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Calling All Poets! — Robert Milby & Dan Wilcox, May 4

Calling All Poets! is a popular name for a reading series (there is one over in Connecticut with the same name), this one held the first Friday of each month at the Howland Cultural Center in Beacon, NY. I read there a few years ago & the folks who run it, Jim Eve, Mike Jurkovic & Robert Milby are actively promoting local & regional poets.

Photo by Glenn Werner

I was the first of 2 featured poets & began the night with a mixed bag of mostly recent poems, starting with a poem by Catherine Connolly, “Ending,” then my poem in her memory, “Something That Matters.” In honor of the students gunned down at Kent State on this date in 1970 I read my poem from 2010 “44,000.” Then the cluster of poems I wrote in Florida this January, & the 4 Coyote poems. The older poems were “The Lady Bishop” &, from boundless abodes of Albany “My Sather Gate Illumination.” Then ended with a couple from Poeming the Prompt (a good marketing ploy because a number of people bought books).

Robert Milby, the whirling dervish of the lower Hudson Valley poetry scene, read next & he too likes to begin with someone else’s poem, tonight Thomas Kinsella’s “Ancestor.” His poems are often situated in the natural world, such as “July’s Slash & Burn,” the family story “Catherine’s Oaks,” & “Flood Plain,” even his “Coyote” poem about finding a roadkill. He included a couple with references to classical music, “Rosamunde Revisited” & one on hearing Brahms on his radio in the kitchen & backyard. From his chapbook Crow Weather (Fierce Grace Press, 2009) he read “The Memory of Fire” & “The Dead Have No Truth” (after reading Anne Sexton). Other poems from writing were “Barrows Full of Bones & Memory” (after reading Dracula) & “Contracting Hank” (Bukowski, of course). & what would be a Milby reading without a ghost poem? He ended with one, “The Green Medusa.”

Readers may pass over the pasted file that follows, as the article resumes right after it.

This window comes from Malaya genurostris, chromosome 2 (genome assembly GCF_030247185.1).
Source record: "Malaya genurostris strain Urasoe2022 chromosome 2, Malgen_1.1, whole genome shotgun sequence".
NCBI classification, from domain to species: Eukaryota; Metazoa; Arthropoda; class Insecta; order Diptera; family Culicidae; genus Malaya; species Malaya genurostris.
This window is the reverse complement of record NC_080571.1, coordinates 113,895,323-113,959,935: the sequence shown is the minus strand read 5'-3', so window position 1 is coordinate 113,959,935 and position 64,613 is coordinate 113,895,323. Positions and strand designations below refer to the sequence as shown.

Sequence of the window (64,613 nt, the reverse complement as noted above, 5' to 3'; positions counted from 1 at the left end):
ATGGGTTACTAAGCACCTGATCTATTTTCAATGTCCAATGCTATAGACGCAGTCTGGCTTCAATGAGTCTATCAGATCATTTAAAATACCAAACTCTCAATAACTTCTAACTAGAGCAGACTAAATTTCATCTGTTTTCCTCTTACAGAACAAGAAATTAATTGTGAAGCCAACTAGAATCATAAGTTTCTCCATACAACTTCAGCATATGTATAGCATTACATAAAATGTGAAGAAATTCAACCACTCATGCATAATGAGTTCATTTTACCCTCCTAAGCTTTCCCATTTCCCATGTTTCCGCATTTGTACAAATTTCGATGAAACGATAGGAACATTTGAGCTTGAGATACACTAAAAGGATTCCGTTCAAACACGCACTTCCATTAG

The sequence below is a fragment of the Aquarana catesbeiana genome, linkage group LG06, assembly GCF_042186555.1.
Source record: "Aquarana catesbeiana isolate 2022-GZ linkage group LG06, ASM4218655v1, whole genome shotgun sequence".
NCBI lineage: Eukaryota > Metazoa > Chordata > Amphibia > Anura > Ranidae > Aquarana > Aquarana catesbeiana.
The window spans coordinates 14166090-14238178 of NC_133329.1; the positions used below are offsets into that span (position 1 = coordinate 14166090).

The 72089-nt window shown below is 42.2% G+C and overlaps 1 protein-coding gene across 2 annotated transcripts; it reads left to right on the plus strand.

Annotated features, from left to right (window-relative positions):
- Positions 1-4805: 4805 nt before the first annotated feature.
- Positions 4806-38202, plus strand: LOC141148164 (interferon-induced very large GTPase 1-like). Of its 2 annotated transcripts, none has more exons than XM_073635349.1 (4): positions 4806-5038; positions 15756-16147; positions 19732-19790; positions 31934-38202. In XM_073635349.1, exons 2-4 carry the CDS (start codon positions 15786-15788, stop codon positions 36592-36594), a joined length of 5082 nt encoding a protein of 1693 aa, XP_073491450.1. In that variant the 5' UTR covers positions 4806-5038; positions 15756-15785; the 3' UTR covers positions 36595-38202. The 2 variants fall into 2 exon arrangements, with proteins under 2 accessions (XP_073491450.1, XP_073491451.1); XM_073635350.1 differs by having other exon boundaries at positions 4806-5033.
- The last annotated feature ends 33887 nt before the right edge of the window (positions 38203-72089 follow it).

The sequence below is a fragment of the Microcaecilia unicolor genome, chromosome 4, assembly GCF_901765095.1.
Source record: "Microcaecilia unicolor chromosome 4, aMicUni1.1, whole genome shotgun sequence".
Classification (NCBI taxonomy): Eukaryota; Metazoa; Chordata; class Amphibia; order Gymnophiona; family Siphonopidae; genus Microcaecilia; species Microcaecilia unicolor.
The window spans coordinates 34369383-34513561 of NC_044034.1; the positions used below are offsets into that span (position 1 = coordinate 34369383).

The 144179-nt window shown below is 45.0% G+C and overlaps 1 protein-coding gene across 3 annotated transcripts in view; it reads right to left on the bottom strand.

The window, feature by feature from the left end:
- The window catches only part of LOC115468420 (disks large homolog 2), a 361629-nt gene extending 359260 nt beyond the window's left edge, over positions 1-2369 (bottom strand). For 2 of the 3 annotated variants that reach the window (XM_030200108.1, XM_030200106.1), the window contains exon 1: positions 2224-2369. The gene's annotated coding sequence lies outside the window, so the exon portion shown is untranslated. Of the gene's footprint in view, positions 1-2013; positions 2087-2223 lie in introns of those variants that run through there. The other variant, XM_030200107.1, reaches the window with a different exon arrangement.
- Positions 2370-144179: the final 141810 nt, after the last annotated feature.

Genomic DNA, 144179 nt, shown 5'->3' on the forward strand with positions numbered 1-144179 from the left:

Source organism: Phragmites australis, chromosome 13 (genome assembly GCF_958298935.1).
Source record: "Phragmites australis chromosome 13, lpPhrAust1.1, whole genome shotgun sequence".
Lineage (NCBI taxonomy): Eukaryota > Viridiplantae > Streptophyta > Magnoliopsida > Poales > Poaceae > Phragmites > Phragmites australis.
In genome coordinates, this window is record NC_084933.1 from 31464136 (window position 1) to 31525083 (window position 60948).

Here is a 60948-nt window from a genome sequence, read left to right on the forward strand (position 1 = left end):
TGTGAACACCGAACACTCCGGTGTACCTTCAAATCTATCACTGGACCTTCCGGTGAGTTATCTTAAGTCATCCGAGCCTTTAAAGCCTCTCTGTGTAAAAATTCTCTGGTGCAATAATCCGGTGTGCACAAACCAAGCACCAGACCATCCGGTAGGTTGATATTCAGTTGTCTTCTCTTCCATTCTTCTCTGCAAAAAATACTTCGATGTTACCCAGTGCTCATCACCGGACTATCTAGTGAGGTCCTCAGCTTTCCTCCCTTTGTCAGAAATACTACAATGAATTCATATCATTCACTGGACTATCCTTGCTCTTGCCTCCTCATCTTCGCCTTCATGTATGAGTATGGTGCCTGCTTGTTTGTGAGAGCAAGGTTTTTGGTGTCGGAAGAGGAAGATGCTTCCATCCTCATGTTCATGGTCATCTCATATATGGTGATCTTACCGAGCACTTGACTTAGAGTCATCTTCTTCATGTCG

After a too-long break the surprising long line of open mic poets began. Were all these folks in the house when I & Milby read? Glenn Werner, who also makes poetry happen in the area, began the open mic explaining tidal bore, followed by Ken Howard with a couple poems. Chris Peña‘s 2 poems ranged from tender to vicious, while husband Tony Peña‘s “Day Tripper” was a rambling druggie surrealistic romp. Robert Phelps‘ poems were trees & squirrels, followed by “Ivan Smirnoff” with an accent that sounded more Irish than Russian. Another local stalwart, Christopher Wheeling read a just-written piece & “The Ink Well” (revising the title at the mic), then John Douglas with a portrait of a recluse, followed by Kenaya Massaline also with a brand-new poem & tender one for a late friend, “Dear Raoul.”

Hayden Wayne read Cherokee & English from his book, whose title I missed. Stephen Coyle read O.P.P. (a poem by someone else), launched into a lecture about corruption in Iraq (duh!) then wanted to do another poem (after already going way too long) & someone, who didn’t sound like either of the tag-team hosts said to go ahead. This was indicative of the chaotic way the open mic was being run. After the first couple of poets neither of the hosts came up to the mic to announce the next reader, but called out the name from the back of the room. Sometimes people were still applauding, sometimes the name was unclear but I’m sure I’m not the only one who frequently didn’t know who was reading. It’s not just important for a nut like me trying to keep the archives accurate, but also does a disservice to the poet themselves: when I get up to read I want the folks in the audience to know who I am, what my name is. Fortunately for me I was able to hijack the sign-up sheet before heading out.

Ras Negus reads Mutabaruka

The next poet was a good example of that: it was Eve Hinderen‘s first time here, with a rant & a Wal-Mart Barbie poem, but when announce I only heard “Eve.” Likewise, the next poet, Ras Negus, but then his name would’ve been difficult anyways. He began with “Dis Poem” by Jamaican poet Mutabaruka, then his own “Nature’s Holistic Paradise” but then asked (& was granted permission) to sing “a short verse” that went on for another 2 minutes. Co-host Mike Jurkovic did a couple poems, one with a bra in it, then Stephanie Luzzi read, & another first timer, Michelle Johnson, then Franklin with one of his poems in a faked Polish accent, & finally the last reader of the night Sonia with a couple of personal essays.

It had been a long night, at least for those of us here from the beginning. Calling All Poets! is held each first Friday at the Howland Cultural Centerin Beacon, NY, 8PM, with featured poets & an open mic. The website doesn’t seem to be up to date on the schedule, but can give you directions.